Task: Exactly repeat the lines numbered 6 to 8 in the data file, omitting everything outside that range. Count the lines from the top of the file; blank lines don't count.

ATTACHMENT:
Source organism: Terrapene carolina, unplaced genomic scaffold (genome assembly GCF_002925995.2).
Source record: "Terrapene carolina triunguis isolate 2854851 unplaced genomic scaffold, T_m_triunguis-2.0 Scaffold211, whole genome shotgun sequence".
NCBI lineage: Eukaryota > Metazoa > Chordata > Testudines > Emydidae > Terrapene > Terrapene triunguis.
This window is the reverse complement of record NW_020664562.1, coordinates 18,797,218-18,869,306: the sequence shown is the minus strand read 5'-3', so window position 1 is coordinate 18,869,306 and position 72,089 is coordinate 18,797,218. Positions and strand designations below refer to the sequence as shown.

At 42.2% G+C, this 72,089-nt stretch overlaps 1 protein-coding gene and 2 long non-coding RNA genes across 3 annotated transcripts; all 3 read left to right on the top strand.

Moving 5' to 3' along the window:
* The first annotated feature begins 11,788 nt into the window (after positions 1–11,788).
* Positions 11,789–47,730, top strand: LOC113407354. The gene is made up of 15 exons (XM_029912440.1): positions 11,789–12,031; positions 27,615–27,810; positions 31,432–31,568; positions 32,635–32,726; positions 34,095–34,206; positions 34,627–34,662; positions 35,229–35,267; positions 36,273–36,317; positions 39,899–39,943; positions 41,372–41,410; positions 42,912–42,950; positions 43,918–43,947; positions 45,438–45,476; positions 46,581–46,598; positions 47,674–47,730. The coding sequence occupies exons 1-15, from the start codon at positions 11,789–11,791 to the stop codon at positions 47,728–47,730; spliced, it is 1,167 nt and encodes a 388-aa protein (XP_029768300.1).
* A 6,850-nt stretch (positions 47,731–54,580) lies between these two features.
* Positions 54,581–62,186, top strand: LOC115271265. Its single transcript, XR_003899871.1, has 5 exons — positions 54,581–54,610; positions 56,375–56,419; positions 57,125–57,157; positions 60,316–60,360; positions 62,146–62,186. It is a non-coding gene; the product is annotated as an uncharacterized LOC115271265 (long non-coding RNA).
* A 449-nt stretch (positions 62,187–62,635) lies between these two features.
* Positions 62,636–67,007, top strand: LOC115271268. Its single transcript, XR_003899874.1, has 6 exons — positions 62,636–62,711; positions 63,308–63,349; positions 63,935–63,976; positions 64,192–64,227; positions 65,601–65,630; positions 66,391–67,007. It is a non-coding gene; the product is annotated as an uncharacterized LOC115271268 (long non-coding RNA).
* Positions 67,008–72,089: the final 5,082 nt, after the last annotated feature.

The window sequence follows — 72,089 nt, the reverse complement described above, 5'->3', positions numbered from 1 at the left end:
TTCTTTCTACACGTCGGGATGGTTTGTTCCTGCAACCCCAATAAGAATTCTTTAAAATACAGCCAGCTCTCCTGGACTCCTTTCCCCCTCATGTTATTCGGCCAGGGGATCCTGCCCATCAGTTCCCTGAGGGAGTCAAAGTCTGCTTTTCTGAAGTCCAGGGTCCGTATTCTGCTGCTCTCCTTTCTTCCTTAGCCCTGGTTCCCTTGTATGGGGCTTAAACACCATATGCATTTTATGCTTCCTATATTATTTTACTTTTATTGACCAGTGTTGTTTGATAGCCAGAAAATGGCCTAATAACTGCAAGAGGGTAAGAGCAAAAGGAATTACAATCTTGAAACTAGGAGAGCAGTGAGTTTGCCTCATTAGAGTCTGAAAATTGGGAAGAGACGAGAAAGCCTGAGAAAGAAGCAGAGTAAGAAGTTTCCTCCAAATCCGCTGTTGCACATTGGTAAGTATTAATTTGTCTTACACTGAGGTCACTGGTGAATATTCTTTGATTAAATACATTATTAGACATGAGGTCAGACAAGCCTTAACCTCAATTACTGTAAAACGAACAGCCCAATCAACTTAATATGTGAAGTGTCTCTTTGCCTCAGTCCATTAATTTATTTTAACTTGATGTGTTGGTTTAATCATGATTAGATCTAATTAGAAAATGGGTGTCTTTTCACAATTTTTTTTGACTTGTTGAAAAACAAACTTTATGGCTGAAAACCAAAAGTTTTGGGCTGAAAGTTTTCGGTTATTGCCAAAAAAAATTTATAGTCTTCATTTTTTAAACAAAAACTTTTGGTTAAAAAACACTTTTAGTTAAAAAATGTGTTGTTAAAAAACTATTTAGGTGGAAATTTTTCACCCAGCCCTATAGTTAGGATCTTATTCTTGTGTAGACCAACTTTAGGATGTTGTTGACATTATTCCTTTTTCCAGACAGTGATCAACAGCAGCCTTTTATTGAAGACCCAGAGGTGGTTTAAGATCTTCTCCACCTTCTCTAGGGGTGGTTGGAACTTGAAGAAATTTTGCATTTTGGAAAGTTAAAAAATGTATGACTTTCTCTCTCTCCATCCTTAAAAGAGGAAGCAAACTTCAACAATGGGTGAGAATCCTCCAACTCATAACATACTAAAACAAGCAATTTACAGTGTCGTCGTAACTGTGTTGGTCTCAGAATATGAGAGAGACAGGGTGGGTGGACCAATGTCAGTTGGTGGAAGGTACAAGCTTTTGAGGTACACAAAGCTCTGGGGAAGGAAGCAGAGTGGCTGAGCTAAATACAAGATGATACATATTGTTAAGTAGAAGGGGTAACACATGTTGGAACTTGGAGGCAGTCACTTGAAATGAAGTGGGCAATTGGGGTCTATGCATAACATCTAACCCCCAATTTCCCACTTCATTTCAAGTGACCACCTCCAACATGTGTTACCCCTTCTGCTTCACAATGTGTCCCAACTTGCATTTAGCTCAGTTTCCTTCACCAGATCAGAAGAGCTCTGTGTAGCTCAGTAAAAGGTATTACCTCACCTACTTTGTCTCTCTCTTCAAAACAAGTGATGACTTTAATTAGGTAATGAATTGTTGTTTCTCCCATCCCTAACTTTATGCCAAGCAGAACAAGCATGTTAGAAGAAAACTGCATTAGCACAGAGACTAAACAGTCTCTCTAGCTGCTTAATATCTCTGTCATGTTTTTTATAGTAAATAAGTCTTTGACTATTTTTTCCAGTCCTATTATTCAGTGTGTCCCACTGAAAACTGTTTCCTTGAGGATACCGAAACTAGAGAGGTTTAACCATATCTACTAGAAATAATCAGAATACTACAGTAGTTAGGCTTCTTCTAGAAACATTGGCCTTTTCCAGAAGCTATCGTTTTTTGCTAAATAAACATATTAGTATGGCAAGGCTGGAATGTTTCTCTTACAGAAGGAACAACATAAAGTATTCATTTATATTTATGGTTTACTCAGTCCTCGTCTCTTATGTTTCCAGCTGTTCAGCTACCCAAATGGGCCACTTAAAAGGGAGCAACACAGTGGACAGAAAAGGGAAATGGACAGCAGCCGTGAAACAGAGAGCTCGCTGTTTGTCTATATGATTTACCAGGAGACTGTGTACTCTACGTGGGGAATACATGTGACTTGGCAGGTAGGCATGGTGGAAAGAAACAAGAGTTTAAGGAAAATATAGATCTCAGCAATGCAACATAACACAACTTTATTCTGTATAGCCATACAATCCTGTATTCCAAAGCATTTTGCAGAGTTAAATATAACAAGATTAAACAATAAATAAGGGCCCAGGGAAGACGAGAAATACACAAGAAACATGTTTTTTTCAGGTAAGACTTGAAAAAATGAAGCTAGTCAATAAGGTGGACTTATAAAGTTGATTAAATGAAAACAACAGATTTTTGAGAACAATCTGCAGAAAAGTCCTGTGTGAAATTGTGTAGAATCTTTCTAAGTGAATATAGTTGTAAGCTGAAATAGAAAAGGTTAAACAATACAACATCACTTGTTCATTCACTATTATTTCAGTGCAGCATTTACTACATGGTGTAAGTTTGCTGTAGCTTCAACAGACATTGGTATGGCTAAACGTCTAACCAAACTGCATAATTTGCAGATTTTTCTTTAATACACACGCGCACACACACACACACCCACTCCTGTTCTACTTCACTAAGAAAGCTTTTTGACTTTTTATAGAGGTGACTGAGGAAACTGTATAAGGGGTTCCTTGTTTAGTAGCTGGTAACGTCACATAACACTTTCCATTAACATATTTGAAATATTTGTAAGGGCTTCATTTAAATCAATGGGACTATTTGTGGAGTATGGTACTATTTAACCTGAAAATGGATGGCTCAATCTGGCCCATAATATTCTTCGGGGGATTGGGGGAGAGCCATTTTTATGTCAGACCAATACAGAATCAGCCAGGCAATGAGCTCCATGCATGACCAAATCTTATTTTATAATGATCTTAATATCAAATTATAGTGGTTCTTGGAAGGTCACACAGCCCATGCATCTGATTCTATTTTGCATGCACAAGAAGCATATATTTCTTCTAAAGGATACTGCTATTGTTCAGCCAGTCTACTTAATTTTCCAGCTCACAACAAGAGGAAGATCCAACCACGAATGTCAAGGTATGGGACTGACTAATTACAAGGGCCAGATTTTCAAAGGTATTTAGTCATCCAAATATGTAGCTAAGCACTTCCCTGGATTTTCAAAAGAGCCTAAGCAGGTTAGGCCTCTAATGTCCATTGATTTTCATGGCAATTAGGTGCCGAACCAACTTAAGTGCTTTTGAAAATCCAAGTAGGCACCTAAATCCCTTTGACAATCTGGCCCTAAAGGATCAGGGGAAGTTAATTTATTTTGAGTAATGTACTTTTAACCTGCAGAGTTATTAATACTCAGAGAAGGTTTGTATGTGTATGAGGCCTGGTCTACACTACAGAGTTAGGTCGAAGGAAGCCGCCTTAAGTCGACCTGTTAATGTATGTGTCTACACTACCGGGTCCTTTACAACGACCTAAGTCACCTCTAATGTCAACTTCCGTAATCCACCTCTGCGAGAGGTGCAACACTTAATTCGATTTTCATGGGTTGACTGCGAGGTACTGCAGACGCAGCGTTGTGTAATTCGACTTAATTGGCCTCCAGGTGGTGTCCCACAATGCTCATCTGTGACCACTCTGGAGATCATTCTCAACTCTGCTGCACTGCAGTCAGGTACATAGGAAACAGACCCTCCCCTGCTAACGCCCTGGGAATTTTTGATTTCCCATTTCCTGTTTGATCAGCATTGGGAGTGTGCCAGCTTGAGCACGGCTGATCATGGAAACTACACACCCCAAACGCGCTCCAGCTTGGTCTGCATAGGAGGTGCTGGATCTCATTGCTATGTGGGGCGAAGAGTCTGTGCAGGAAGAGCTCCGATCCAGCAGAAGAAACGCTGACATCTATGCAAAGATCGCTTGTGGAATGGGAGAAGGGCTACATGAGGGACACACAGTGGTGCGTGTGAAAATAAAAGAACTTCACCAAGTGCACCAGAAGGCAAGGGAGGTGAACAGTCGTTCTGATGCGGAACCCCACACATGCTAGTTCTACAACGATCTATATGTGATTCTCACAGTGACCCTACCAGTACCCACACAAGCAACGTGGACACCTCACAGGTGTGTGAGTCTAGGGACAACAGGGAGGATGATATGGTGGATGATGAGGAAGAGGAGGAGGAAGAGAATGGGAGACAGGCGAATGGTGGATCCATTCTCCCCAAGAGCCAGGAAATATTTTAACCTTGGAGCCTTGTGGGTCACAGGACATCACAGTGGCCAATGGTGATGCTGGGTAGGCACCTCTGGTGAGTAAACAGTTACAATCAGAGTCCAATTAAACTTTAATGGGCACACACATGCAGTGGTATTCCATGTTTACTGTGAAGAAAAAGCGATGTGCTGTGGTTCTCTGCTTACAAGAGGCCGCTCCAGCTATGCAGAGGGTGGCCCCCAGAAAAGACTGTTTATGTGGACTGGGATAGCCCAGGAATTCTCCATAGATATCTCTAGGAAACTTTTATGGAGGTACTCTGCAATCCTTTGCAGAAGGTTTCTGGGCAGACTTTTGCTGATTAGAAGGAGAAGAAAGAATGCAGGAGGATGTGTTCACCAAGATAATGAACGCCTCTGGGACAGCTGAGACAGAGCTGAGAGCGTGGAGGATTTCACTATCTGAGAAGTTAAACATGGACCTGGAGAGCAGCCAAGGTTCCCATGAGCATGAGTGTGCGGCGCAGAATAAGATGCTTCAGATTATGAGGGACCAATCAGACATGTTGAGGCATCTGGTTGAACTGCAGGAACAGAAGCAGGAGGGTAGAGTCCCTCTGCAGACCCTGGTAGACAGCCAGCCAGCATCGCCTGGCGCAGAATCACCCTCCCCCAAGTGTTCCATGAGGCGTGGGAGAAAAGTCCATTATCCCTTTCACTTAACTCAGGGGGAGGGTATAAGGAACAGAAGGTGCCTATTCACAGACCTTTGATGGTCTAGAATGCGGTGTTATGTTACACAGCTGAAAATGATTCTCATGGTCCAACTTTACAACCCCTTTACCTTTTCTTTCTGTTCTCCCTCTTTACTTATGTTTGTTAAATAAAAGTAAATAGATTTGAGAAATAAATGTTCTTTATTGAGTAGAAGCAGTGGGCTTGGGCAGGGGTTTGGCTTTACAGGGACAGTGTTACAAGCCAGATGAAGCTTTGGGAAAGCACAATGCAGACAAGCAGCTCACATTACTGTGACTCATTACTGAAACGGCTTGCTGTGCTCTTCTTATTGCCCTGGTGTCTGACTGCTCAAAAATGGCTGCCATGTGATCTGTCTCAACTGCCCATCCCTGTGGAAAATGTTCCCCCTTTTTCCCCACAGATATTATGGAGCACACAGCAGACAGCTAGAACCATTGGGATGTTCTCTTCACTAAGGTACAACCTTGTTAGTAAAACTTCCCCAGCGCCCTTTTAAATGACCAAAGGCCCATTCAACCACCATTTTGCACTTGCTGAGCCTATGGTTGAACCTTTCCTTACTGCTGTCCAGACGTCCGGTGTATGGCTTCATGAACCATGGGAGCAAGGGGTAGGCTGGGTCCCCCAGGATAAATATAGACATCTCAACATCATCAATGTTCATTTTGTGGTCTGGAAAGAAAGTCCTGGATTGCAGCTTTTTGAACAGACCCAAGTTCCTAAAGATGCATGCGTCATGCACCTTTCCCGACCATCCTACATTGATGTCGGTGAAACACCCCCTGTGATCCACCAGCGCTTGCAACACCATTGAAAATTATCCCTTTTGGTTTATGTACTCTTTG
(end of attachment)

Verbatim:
Moving 5' to 3' along the window:
* The first annotated feature begins 11,788 nt into the window (after positions 1–11,788).
* Positions 11,789–47,730, top strand: LOC113407354. The gene is made up of 15 exons (XM_029912440.1): positions 11,789–12,031; positions 27,615–27,810; positions 31,432–31,568; positions 32,635–32,726; positions 34,095–34,206; positions 34,627–34,662; positions 35,229–35,267; positions 36,273–36,317; positions 39,899–39,943; positions 41,372–41,410; positions 42,912–42,950; positions 43,918–43,947; positions 45,438–45,476; positions 46,581–46,598; positions 47,674–47,730. The coding sequence occupies exons 1-15, from the start codon at positions 11,789–11,791 to the stop codon at positions 47,728–47,730; spliced, it is 1,167 nt and encodes a 388-aa protein (XP_029768300.1).